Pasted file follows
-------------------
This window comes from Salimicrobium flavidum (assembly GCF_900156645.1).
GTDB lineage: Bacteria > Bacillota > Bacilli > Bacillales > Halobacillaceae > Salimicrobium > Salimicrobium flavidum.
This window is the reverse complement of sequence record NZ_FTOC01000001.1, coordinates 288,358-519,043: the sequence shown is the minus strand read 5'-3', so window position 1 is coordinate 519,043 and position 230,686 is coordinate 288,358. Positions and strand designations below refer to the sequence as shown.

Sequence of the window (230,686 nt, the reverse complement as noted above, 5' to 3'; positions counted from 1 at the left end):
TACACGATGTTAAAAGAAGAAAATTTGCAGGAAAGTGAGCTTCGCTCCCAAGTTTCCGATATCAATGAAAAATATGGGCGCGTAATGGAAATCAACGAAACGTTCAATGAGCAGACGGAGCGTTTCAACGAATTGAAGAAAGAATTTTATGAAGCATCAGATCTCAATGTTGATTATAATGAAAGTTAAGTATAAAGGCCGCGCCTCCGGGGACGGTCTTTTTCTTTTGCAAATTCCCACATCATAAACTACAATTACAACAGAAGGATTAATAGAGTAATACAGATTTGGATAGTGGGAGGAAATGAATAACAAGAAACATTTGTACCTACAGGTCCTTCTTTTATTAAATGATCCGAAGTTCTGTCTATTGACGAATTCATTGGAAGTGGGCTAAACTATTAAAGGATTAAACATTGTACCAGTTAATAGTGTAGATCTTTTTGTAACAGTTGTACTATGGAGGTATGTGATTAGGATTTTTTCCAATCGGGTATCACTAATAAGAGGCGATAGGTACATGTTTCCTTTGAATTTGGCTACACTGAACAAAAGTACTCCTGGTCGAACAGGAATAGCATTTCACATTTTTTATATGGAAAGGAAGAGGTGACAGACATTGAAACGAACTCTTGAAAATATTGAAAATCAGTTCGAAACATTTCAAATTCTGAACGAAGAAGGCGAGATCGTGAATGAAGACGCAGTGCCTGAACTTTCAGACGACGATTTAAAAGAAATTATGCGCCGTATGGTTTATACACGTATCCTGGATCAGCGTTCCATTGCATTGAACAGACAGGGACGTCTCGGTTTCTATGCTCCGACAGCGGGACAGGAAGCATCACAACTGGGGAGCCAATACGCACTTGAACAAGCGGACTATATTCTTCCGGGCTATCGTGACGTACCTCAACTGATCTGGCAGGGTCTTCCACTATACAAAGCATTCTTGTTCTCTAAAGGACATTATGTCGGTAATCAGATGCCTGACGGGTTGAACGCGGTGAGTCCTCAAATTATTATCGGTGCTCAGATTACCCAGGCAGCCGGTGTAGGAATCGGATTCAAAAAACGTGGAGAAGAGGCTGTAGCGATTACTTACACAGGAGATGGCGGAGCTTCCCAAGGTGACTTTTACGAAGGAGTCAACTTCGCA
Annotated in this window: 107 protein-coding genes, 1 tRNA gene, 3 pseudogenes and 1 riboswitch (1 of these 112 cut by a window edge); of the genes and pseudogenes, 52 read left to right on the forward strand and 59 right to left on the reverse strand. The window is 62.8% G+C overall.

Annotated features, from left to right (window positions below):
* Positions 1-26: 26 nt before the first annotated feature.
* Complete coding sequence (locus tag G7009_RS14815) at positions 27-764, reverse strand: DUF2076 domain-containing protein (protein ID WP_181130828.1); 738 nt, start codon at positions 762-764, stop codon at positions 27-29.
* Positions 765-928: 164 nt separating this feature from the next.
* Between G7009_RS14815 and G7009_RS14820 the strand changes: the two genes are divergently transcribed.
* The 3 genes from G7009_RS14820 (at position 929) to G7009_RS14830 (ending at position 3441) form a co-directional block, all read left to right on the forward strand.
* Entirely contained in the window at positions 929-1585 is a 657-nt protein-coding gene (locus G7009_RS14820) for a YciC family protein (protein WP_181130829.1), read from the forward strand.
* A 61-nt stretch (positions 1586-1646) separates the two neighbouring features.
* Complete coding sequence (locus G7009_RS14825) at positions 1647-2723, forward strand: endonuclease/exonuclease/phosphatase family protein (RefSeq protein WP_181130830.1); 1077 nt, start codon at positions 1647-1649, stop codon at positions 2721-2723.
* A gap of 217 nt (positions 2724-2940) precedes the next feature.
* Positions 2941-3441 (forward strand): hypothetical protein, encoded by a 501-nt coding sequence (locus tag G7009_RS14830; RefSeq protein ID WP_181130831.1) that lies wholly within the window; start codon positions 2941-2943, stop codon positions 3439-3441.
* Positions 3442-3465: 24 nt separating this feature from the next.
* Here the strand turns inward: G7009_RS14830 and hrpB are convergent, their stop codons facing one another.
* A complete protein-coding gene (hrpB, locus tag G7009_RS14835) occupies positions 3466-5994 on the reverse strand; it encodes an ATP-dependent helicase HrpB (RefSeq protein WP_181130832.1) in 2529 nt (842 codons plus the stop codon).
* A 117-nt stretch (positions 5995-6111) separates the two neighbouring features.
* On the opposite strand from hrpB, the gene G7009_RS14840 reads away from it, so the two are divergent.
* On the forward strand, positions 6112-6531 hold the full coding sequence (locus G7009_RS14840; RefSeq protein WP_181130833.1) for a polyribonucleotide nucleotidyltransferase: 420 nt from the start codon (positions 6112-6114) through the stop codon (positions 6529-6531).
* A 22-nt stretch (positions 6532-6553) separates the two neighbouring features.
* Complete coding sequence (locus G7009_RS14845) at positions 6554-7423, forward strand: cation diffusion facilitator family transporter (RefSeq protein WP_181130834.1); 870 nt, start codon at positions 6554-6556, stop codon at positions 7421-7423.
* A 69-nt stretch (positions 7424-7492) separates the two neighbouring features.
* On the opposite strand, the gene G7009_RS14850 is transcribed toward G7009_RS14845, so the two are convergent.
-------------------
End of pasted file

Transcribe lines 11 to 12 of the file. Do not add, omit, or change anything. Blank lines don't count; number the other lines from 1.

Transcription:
* Between G7009_RS14815 and G7009_RS14820 the strand changes: the two genes are divergently transcribed.
* The 3 genes from G7009_RS14820 (at position 929) to G7009_RS14830 (ending at position 3441) form a co-directional block, all read left to right on the forward strand.